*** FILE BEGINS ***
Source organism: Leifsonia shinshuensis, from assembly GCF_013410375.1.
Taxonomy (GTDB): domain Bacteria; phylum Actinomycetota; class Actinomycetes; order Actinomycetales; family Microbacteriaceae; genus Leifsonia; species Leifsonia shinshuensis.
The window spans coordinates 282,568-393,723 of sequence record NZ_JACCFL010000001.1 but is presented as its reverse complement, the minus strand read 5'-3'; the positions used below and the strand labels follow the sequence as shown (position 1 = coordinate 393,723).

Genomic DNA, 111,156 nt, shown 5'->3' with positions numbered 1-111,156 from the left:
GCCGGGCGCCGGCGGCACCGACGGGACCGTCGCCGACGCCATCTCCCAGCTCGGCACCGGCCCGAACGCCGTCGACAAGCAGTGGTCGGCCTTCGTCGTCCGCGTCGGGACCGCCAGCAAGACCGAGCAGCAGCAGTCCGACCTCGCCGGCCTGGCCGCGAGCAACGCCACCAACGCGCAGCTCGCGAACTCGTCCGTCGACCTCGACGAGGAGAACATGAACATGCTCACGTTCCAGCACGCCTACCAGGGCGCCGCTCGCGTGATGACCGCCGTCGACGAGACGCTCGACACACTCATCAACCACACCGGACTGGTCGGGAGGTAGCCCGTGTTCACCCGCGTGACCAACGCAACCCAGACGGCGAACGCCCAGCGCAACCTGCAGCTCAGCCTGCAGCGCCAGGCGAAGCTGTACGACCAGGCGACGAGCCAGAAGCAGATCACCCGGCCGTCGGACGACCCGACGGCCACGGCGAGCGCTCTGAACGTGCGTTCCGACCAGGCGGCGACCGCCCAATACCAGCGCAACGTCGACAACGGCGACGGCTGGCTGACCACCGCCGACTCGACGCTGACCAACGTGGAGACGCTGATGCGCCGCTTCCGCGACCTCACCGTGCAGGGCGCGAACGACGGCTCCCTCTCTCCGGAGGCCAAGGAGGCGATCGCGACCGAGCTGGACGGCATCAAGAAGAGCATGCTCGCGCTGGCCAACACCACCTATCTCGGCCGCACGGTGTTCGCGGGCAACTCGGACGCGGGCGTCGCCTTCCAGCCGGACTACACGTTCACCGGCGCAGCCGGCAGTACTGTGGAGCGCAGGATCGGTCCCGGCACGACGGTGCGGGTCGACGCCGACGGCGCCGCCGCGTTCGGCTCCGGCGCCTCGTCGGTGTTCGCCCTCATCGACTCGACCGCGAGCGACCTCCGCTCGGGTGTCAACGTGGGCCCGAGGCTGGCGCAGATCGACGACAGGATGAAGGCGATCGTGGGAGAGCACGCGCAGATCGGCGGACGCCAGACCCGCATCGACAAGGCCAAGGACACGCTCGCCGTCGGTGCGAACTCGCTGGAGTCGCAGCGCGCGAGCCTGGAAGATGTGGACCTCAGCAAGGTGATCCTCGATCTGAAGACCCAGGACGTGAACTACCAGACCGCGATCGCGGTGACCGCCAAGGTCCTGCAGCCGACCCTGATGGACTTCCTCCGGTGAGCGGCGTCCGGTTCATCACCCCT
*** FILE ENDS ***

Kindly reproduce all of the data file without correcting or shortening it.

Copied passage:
Source organism: Leifsonia shinshuensis, from assembly GCF_013410375.1.
Taxonomy (GTDB): domain Bacteria; phylum Actinomycetota; class Actinomycetes; order Actinomycetales; family Microbacteriaceae; genus Leifsonia; species Leifsonia shinshuensis.
The window spans coordinates 282,568-393,723 of sequence record NZ_JACCFL010000001.1 but is presented as its reverse complement, the minus strand read 5'-3'; the positions used below and the strand labels follow the sequence as shown (position 1 = coordinate 393,723).

Genomic DNA, 111,156 nt, shown 5'->3' with positions numbered 1-111,156 from the left:
GCCGGGCGCCGGCGGCACCGACGGGACCGTCGCCGACGCCATCTCCCAGCTCGGCACCGGCCCGAACGCCGTCGACAAGCAGTGGTCGGCCTTCGTCGTCCGCGTCGGGACCGCCAGCAAGACCGAGCAGCAGCAGTCCGACCTCGCCGGCCTGGCCGCGAGCAACGCCACCAACGCGCAGCTCGCGAACTCGTCCGTCGACCTCGACGAGGAGAACATGAACATGCTCACGTTCCAGCACGCCTACCAGGGCGCCGCTCGCGTGATGACCGCCGTCGACGAGACGCTCGACACACTCATCAACCACACCGGACTGGTCGGGAGGTAGCCCGTGTTCACCCGCGTGACCAACGCAACCCAGACGGCGAACGCCCAGCGCAACCTGCAGCTCAGCCTGCAGCGCCAGGCGAAGCTGTACGACCAGGCGACGAGCCAGAAGCAGATCACCCGGCCGTCGGACGACCCGACGGCCACGGCGAGCGCTCTGAACGTGCGTTCCGACCAGGCGGCGACCGCCCAATACCAGCGCAACGTCGACAACGGCGACGGCTGGCTGACCACCGCCGACTCGACGCTGACCAACGTGGAGACGCTGATGCGCCGCTTCCGCGACCTCACCGTGCAGGGCGCGAACGACGGCTCCCTCTCTCCGGAGGCCAAGGAGGCGATCGCGACCGAGCTGGACGGCATCAAGAAGAGCATGCTCGCGCTGGCCAACACCACCTATCTCGGCCGCACGGTGTTCGCGGGCAACTCGGACGCGGGCGTCGCCTTCCAGCCGGACTACACGTTCACCGGCGCAGCCGGCAGTACTGTGGAGCGCAGGATCGGTCCCGGCACGACGGTGCGGGTCGACGCCGACGGCGCCGCCGCGTTCGGCTCCGGCGCCTCGTCGGTGTTCGCCCTCATCGACTCGACCGCGAGCGACCTCCGCTCGGGTGTCAACGTGGGCCCGAGGCTGGCGCAGATCGACGACAGGATGAAGGCGATCGTGGGAGAGCACGCGCAGATCGGCGGACGCCAGACCCGCATCGACAAGGCCAAGGACACGCTCGCCGTCGGTGCGAACTCGCTGGAGTCGCAGCGCGCGAGCCTGGAAGATGTGGACCTCAGCAAGGTGATCCTCGATCTGAAGACCCAGGACGTGAACTACCAGACCGCGATCGCGGTGACCGCCAAGGTCCTGCAGCCGACCCTGATGGACTTCCTCCGGTGAGCGGCGTCCGGTTCATCACCCCT